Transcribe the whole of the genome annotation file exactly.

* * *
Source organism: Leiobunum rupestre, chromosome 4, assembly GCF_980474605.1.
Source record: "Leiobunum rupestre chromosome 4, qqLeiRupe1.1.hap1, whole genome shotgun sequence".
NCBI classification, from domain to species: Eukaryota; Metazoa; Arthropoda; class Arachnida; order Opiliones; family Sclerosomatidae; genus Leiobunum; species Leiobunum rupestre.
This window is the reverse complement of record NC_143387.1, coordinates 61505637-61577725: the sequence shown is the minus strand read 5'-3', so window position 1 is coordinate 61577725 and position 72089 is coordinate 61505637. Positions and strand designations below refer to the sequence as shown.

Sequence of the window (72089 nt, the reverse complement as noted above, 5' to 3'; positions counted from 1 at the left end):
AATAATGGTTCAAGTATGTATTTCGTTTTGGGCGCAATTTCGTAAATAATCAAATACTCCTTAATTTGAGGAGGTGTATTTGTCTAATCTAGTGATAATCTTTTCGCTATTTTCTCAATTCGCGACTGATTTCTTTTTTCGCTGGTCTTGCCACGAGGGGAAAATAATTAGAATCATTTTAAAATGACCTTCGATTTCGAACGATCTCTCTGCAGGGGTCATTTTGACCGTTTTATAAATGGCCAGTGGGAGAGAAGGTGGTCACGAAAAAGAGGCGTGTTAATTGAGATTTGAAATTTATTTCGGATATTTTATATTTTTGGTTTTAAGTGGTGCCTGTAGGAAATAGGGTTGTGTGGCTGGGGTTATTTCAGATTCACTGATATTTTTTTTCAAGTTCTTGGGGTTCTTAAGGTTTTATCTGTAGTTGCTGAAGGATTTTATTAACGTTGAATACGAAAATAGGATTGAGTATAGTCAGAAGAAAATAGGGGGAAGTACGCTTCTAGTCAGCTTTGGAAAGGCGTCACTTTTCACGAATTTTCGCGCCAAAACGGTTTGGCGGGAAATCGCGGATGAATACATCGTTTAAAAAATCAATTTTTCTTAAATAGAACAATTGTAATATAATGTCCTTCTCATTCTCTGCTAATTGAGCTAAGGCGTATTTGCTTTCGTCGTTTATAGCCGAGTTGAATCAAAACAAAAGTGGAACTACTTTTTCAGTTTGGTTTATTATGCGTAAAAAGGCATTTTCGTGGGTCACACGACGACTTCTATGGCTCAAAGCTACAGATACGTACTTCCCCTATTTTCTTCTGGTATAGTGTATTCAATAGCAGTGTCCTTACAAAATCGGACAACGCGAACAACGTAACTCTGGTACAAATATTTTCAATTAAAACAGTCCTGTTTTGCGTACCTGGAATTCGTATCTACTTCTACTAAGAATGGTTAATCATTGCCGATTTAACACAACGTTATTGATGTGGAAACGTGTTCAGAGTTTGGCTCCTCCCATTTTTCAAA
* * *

Source organism: Leiobunum rupestre, chromosome 4, assembly GCF_980474605.1.
Source record: "Leiobunum rupestre chromosome 4, qqLeiRupe1.1.hap1, whole genome shotgun sequence".
NCBI classification, from domain to species: Eukaryota; Metazoa; Arthropoda; class Arachnida; order Opiliones; family Sclerosomatidae; genus Leiobunum; species Leiobunum rupestre.
This window is the reverse complement of record NC_143387.1, coordinates 61505637-61577725: the sequence shown is the minus strand read 5'-3', so window position 1 is coordinate 61577725 and position 72089 is coordinate 61505637. Positions and strand designations below refer to the sequence as shown.

Sequence of the window (72089 nt, the reverse complement as noted above, 5' to 3'; positions counted from 1 at the left end):
AATAATGGTTCAAGTATGTATTTCGTTTTGGGCGCAATTTCGTAAATAATCAAATACTCCTTAATTTGAGGAGGTGTATTTGTCTAATCTAGTGATAATCTTTTCGCTATTTTCTCAATTCGCGACTGATTTCTTTTTTCGCTGGTCTTGCCACGAGGGGAAAATAATTAGAATCATTTTAAAATGACCTTCGATTTCGAACGATCTCTCTGCAGGGGTCATTTTGACCGTTTTATAAATGGCCAGTGGGAGAGAAGGTGGTCACGAAAAAGAGGCGTGTTAATTGAGATTTGAAATTTATTTCGGATATTTTATATTTTTGGTTTTAAGTGGTGCCTGTAGGAAATAGGGTTGTGTGGCTGGGGTTATTTCAGATTCACTGATATTTTTTTTCAAGTTCTTGGGGTTCTTAAGGTTTTATCTGTAGTTGCTGAAGGATTTTATTAACGTTGAATACGAAAATAGGATTGAGTATAGTCAGAAGAAAATAGGGGGAAGTACGCTTCTAGTCAGCTTTGGAAAGGCGTCACTTTTCACGAATTTTCGCGCCAAAACGGTTTGGCGGGAAATCGCGGATGAATACATCGTTTAAAAAATCAATTTTTCTTAAATAGAACAATTGTAATATAATGTCCTTCTCATTCTCTGCTAATTGAGCTAAGGCGTATTTGCTTTCGTCGTTTATAGCCGAGTTGAATCAAAACAAAAGTGGAACTACTTTTTCAGTTTGGTTTATTATGCGTAAAAAGGCATTTTCGTGGGTCACACGACGACTTCTATGGCTCAAAGCTACAGATACGTACTTCCCCTATTTTCTTCTGGTATAGTGTATTCAATAGCAGTGTCCTTACAAAATCGGACAACGCGAACAACGTAACTCTGGTACAAATATTTTCAATTAAAACAGTCCTGTTTTGCGTACCTGGAATTCGTATCTACTTCTACTAAGAATGGTTAATCATTGCCGATTTAACACAACGTTATTGATGTGGAAACGTGTTCAGAGTTTGGCTCCTCCCATTTTTCAAA